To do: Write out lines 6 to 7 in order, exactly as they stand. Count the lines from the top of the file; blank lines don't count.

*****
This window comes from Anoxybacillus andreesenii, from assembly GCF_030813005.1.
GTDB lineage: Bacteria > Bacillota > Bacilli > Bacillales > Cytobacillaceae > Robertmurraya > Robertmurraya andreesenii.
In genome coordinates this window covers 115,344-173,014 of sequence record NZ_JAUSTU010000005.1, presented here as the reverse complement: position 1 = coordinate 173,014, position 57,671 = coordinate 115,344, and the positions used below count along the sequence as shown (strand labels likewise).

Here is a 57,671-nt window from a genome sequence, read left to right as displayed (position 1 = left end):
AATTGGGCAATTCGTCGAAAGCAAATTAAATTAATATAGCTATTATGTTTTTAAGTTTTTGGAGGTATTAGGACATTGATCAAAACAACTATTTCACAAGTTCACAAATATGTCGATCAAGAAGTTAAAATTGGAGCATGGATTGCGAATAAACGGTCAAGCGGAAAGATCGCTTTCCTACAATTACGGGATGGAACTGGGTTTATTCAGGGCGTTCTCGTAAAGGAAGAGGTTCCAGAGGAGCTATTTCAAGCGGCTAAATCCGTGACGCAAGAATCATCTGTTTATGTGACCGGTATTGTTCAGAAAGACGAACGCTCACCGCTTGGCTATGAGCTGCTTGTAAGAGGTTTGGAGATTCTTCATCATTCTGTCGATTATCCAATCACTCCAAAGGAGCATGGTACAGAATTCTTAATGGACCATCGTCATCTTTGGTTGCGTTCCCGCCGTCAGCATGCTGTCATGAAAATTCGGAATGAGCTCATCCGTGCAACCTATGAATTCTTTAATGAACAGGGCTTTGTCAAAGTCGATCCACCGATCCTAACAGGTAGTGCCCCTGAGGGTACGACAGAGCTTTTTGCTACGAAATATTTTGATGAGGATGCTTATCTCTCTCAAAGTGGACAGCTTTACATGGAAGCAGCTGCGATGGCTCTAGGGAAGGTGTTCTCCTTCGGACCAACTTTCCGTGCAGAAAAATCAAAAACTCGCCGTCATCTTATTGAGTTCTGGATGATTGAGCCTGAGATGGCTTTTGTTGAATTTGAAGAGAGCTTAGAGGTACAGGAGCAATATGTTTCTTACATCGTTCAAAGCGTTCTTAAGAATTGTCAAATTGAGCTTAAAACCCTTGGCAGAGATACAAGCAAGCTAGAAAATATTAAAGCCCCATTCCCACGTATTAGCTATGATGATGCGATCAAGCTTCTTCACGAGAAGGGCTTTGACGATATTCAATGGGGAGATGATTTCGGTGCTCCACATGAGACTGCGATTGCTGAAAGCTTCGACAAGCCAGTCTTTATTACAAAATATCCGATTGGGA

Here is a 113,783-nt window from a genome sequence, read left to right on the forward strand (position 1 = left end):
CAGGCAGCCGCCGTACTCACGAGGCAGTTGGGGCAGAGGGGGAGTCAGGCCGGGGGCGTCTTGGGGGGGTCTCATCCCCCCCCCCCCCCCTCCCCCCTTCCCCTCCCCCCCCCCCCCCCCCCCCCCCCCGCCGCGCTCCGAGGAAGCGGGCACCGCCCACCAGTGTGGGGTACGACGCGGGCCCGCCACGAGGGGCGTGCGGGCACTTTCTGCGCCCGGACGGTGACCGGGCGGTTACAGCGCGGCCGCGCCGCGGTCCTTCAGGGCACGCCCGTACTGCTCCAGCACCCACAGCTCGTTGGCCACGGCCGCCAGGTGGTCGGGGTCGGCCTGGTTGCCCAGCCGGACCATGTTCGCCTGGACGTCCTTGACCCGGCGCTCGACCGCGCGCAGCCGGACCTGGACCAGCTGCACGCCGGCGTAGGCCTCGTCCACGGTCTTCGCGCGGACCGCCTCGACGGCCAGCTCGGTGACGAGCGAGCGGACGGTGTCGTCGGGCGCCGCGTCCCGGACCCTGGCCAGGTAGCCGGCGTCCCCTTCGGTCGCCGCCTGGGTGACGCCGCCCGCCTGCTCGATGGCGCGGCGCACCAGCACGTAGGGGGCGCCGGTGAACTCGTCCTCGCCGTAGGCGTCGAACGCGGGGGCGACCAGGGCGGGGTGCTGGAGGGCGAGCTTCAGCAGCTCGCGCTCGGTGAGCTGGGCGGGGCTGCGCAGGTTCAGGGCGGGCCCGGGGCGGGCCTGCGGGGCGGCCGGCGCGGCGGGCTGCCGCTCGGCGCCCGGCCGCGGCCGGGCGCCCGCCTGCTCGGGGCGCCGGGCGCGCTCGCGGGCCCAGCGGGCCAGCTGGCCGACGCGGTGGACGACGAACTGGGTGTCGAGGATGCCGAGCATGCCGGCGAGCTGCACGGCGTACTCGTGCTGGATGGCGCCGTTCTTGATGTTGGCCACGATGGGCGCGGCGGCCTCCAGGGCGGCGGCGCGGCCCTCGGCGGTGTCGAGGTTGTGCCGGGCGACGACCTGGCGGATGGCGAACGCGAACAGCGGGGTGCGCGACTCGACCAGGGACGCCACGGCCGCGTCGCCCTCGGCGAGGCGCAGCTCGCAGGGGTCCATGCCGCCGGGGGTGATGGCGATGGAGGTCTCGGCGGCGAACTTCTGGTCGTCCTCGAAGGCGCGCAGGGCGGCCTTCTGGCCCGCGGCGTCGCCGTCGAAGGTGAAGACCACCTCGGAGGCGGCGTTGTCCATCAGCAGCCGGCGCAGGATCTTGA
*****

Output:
Here is a 113,783-nt window from a genome sequence, read left to right on the forward strand (position 1 = left end):
CAGGCAGCCGCCGTACTCACGAGGCAGTTGGGGCAGAGGGGGAGTCAGGCCGGGGGCGTCTTGGGGGGGTCTCATCCCCCCCCCCCCCCCTCCCCCCTTCCCCTCCCCCCCCCCCCCCCCCCCCCCCCCGCCGCGCTCCGAGGAAGCGGGCACCGCCCACCAGTGTGGGGTACGACGCGGGCCCGCCACGAGGGGCGTGCGGGCACTTTCTGCGCCCGGACGGTGACCGGGCGGTTACAGCGCGGCCGCGCCGCGGTCCTTCAGGGCACGCCCGTACTGCTCCAGCACCCACAGCTCGTTGGCCACGGCCGCCAGGTGGTCGGGGTCGGCCTGGTTGCCCAGCCGGACCATGTTCGCCTGGACGTCCTTGACCCGGCGCTCGACCGCGCGCAGCCGGACCTGGACCAGCTGCACGCCGGCGTAGGCCTCGTCCACGGTCTTCGCGCGGACCGCCTCGACGGCCAGCTCGGTGACGAGCGAGCGGACGGTGTCGTCGGGCGCCGCGTCCCGGACCCTGGCCAGGTAGCCGGCGTCCCCTTCGGTCGCCGCCTGGGTGACGCCGCCCGCCTGCTCGATGGCGCGGCGCACCAGCACGTAGGGGGCGCCGGTGAACTCGTCCTCGCCGTAGGCGTCGAACGCGGGGGCGACCAGGGCGGGGTGCTGGAGGGCGAGCTTCAGCAGCTCGCGCTCGGTGAGCTGGGCGGGGCTGCGCAGGTTCAGGGCGGGCCCGGGGCGGGCCTGCGGGGCGGCCGGCGCGGCGGGCTGCCGCTCGGCGCCCGGCCGCGGCCGGGCGCCCGCCTGCTCGGGGCGCCGGGCGCGCTCGCGGGCCCAGCGGGCCAGCTGGCCGACGCGGTGGACGACGAACTGGGTGTCGAGGATGCCGAGCATGCCGGCGAGCTGCACGGCGTACTCGTGCTGGATGGCGCCGTTCTTGATGTTGGCCACGATGGGCGCGGCGGCCTCCAGGGCGGCGGCGCGGCCCTCGGCGGTGTCGAGGTTGTGCCGGGCGACGACCTGGCGGATGGCGAACGCGAACAGCGGGGTGCGCGACTCGACCAGGGACGCCACGGCCGCGTCGCCCTCGGCGAGGCGCAGCTCGCAGGGGTCCATGCCGCCGGGGGTGATGGCGATGGAGGTCTCGGCGGCGAACTTCTGGTCGTCCTCGAAGGCGCGCAGGGCGGCCTTCTGGCCCGCGGCGTCGCCGTCGAAGGTGAAGACCACCTCGGAGGCGGCGTTGTCCATCAGCAGCCGGCGCAGGATCTTGA